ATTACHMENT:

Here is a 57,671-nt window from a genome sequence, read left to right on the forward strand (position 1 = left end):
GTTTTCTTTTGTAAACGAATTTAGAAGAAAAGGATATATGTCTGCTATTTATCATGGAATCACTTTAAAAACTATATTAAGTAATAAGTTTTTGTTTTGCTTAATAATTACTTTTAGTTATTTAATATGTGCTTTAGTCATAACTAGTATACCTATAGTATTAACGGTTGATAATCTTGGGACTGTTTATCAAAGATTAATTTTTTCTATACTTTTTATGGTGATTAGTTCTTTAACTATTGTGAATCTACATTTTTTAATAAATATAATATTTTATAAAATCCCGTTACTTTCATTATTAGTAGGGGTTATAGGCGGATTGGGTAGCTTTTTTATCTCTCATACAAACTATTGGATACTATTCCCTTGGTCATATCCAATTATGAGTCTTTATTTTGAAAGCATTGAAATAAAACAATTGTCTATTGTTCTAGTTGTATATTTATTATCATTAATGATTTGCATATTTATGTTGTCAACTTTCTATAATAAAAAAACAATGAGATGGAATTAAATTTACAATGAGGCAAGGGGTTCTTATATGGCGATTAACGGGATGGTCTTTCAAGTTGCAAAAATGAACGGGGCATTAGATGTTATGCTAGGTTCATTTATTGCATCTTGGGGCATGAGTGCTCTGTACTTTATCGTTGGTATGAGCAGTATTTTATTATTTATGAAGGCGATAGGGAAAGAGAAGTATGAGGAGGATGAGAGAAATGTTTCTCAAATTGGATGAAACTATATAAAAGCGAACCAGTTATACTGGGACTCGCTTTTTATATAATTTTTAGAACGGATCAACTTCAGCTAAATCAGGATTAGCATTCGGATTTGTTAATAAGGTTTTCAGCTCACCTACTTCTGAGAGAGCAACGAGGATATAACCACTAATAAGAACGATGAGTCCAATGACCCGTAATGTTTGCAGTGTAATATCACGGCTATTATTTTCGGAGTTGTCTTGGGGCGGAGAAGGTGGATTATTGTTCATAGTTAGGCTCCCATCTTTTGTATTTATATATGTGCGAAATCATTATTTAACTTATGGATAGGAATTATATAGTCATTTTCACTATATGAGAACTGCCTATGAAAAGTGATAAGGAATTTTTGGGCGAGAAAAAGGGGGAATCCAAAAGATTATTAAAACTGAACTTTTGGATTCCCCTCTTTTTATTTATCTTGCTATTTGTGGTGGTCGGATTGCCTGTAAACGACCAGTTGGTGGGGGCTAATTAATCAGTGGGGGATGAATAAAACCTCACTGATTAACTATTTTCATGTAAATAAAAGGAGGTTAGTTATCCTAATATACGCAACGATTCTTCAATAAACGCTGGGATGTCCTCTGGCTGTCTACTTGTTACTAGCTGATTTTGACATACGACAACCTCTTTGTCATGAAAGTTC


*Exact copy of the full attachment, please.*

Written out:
Here is a 57,671-nt window from a genome sequence, read left to right on the forward strand (position 1 = left end):
GTTTTCTTTTGTAAACGAATTTAGAAGAAAAGGATATATGTCTGCTATTTATCATGGAATCACTTTAAAAACTATATTAAGTAATAAGTTTTTGTTTTGCTTAATAATTACTTTTAGTTATTTAATATGTGCTTTAGTCATAACTAGTATACCTATAGTATTAACGGTTGATAATCTTGGGACTGTTTATCAAAGATTAATTTTTTCTATACTTTTTATGGTGATTAGTTCTTTAACTATTGTGAATCTACATTTTTTAATAAATATAATATTTTATAAAATCCCGTTACTTTCATTATTAGTAGGGGTTATAGGCGGATTGGGTAGCTTTTTTATCTCTCATACAAACTATTGGATACTATTCCCTTGGTCATATCCAATTATGAGTCTTTATTTTGAAAGCATTGAAATAAAACAATTGTCTATTGTTCTAGTTGTATATTTATTATCATTAATGATTTGCATATTTATGTTGTCAACTTTCTATAATAAAAAAACAATGAGATGGAATTAAATTTACAATGAGGCAAGGGGTTCTTATATGGCGATTAACGGGATGGTCTTTCAAGTTGCAAAAATGAACGGGGCATTAGATGTTATGCTAGGTTCATTTATTGCATCTTGGGGCATGAGTGCTCTGTACTTTATCGTTGGTATGAGCAGTATTTTATTATTTATGAAGGCGATAGGGAAAGAGAAGTATGAGGAGGATGAGAGAAATGTTTCTCAAATTGGATGAAACTATATAAAAGCGAACCAGTTATACTGGGACTCGCTTTTTATATAATTTTTAGAACGGATCAACTTCAGCTAAATCAGGATTAGCATTCGGATTTGTTAATAAGGTTTTCAGCTCACCTACTTCTGAGAGAGCAACGAGGATATAACCACTAATAAGAACGATGAGTCCAATGACCCGTAATGTTTGCAGTGTAATATCACGGCTATTATTTTCGGAGTTGTCTTGGGGCGGAGAAGGTGGATTATTGTTCATAGTTAGGCTCCCATCTTTTGTATTTATATATGTGCGAAATCATTATTTAACTTATGGATAGGAATTATATAGTCATTTTCACTATATGAGAACTGCCTATGAAAAGTGATAAGGAATTTTTGGGCGAGAAAAAGGGGGAATCCAAAAGATTATTAAAACTGAACTTTTGGATTCCCCTCTTTTTATTTATCTTGCTATTTGTGGTGGTCGGATTGCCTGTAAACGACCAGTTGGTGGGGGCTAATTAATCAGTGGGGGATGAATAAAACCTCACTGATTAACTATTTTCATGTAAATAAAAGGAGGTTAGTTATCCTAATATACGCAACGATTCTTCAATAAACGCTGGGATGTCCTCTGGCTGTCTACTTGTTACTAGCTGATTTTGACATACGACAACCTCTTTGTCATGAAAGTTC